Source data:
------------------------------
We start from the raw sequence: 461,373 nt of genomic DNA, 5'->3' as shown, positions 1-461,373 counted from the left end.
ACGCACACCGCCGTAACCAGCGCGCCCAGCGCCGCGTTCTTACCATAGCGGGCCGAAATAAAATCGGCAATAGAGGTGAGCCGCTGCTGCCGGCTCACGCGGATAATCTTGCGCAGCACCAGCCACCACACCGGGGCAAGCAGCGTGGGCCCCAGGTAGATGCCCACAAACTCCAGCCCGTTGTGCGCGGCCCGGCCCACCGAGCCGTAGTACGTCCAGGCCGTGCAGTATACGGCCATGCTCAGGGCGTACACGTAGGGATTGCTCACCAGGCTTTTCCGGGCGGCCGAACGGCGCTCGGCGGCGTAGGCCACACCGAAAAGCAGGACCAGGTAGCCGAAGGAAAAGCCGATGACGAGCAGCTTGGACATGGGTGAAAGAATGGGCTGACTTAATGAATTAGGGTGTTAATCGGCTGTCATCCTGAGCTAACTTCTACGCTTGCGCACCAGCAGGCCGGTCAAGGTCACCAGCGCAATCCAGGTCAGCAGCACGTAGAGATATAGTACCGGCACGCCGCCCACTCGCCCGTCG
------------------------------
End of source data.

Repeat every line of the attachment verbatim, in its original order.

We start from the raw sequence: 461,373 nt of genomic DNA, 5'->3' as shown, positions 1-461,373 counted from the left end.
ACGCACACCGCCGTAACCAGCGCGCCCAGCGCCGCGTTCTTACCATAGCGGGCCGAAATAAAATCGGCAATAGAGGTGAGCCGCTGCTGCCGGCTCACGCGGATAATCTTGCGCAGCACCAGCCACCACACCGGGGCAAGCAGCGTGGGCCCCAGGTAGATGCCCACAAACTCCAGCCCGTTGTGCGCGGCCCGGCCCACCGAGCCGTAGTACGTCCAGGCCGTGCAGTATACGGCCATGCTCAGGGCGTACACGTAGGGATTGCTCACCAGGCTTTTCCGGGCGGCCGAACGGCGCTCGGCGGCGTAGGCCACACCGAAAAGCAGGACCAGGTAGCCGAAGGAAAAGCCGATGACGAGCAGCTTGGACATGGGTGAAAGAATGGGCTGACTTAATGAATTAGGGTGTTAATCGGCTGTCATCCTGAGCTAACTTCTACGCTTGCGCACCAGCAGGCCGGTCAAGGTCACCAGCGCAATCCAGGTCAGCAGCACGTAGAGATATAGTACCGGCACGCCGCCCACTCGCCCGTCG